Odalys smoked, drank and distributed prophecies around the room. The front door was three or four steps from the balcony. Odalys tipped back the bottle of rum and Yanelis was gone. In a moment or two, Odalys would be her usual self -- sober and mean.

A salty wind came up from San Miguel and traveled west on San Lazaro, sweeping over Yanelis as she came out of the tunnel of stairs. She was really hungry now. She sprinted across San Lazaro with minimal effort. Martin stood near a wall along the steps in dark shades, holding two heavy slices of pizza, like a sandwich, over a greasy paper plate. He held the slices, squeezed some grease off, and paused to watch Yanelis climb the long white steps in a flurry of sharp elbows and knees pumping high.

Yanelis reached the top of the stairs at 10:15 a.m., per instructions, and waited for fellow Young Communist and best friend, Kenia Portuondo. They'd been told to make contact with Irish nationals at the top of the stairs of the university.

"Hola." Martin wiped his hand on his blue jeans, preparing for a handshake.

Yanelis crossed her arms.

"I'm supposed to meet people from the Union of Young Communists today at the top of the stairs and you're the only person here," he said.

"Where are you from?" she asked.

"My name is Martin and I came from Chiapas, that's in Mexico."

"I know."

"But I was born in Las Vegas, that's on the other side."

"I know, the empire."

"The what?"

"The empire, the United States."

"I've never heard anyone call it 'the empire.'" Martin smiled and stepped closer to her.

"Maybe you've only been associating with worms and prostitutes."


"Traitors." She uncrossed her arms and looked for back-up.

"Oh, okay...prostitute is such an ugly word," he said.

"What do you call them?"

"Sex workers."

"And you like the company of sex workers?"

"No, not me...not that there's anything wrong with it," he said.

Yanelis elevated on the tips of her toes, showing off years of ballet training, trying to look over him. A young woman walked up behind Martin, gave Yanelis a kiss, and turned to take in the foreigner, who didn't look Irish.

"Kenia, this is Martin, he's from the empire," said Yanelis.

"I was born in the United States but my mother is from Oaaa--"

"Where in the empire do you live?" asked Kenia.

"Las Vegas."

Kenia looked him over, then at Yanelis and raised an eyebrow. Yanelis rolled her eyes.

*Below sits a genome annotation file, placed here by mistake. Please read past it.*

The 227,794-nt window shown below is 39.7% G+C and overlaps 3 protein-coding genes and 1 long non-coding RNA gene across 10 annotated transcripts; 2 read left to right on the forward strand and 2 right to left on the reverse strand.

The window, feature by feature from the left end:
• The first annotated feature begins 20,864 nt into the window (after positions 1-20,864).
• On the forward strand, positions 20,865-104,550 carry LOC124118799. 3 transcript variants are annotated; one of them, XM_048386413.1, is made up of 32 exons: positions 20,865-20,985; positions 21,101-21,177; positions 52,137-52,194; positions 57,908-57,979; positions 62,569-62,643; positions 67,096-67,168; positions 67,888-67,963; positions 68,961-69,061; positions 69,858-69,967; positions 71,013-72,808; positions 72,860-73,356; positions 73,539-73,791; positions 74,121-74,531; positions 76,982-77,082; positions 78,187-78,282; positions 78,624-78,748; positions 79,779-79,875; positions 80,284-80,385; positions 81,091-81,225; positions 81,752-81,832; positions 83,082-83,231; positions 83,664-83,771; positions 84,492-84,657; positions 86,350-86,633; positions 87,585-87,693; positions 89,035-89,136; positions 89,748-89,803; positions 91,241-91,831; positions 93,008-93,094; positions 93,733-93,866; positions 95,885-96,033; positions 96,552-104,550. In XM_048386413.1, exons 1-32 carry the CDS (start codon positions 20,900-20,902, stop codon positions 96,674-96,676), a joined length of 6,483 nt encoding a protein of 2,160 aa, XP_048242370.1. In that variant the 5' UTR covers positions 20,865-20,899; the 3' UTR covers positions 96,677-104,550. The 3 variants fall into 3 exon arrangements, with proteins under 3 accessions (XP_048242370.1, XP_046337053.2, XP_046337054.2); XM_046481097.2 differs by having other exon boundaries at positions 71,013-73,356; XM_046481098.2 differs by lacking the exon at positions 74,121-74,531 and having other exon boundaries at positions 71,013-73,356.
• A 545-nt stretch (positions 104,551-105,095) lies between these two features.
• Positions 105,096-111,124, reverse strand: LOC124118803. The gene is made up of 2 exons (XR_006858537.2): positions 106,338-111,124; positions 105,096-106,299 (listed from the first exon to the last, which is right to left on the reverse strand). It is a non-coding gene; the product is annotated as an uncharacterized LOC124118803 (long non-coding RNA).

"He says he's here to meet with the Union of Young Communists. Were you told anything about an American from Mexico or a Mexican from the empire?" asked Yanelis.

Kenia didn't answer, she was still observing Martin. Yanelis grabbed Kenia's wrist and pulled her away.

"I was sent here by the zapatistas to help translate between the Irish and the Cubans," he said, in pursuit.

"Some Cubans speak English very well," said Yanelis without turning around.

"What are zapatistas?" Kenia yanked Yanelis to a stop.

"The Zapatista Army of National Liberation," he said.

The pretty young communists looked blankly at him.

"The indigenous movement in Chiapas...led by Subcomandante Insurgente Marcos," he said.

Kenia and Yanelis looked at each other.

"The guy with the mask and the pipe," he said.

"Oh, Marcos! Yes, we know about Marcos," said Yanelis.

"Well, he sent me here to facilitate the meeting between the Irish and the --"

"You know Marcos? And what makes you think we can't speak English?" asked Yanelis.

"What? I don't know..."

"You don't know Marcos?" Yanelis took Kenia's arm and turned to walk away.

"Well yes - no, not personally - but a captain from the Zapatista Army told me that the Irish asked Marcos to send an interpreter to Cuba and I'm an instructor in English in the rebel zone in Chiapas and I had asked for more work within the operations of the zapatistas so a lieutenant in La Realidad - where I teach - told this captain, a friend of mine, that I had been to Cuba and that I was interested in working as an intepreter so I was selected to come here to work with you."

"That all sounds very strange," said Yanelis.

"It does?" Martin began to perspire.

"Maybe you should talk to one of our leaders, wait here." Yanelis dragged Kenia. "And if you see some Irish that look lost, tell them we will return shortly."

Martin sighed deeply, and for the first time in a long time it was not about Lupita.

1 comment:

Anonymous said...

you are the best por eso vas a alcanzar esto y mucho mas ,pero me gustaria q algun dia terminaras esta historia q es tan interesante como la otra y sigue asi q yo se q pronto encontraras a alguien q quiera ayudarte a publicar tus obras
sin palabra el huracan y la habanerita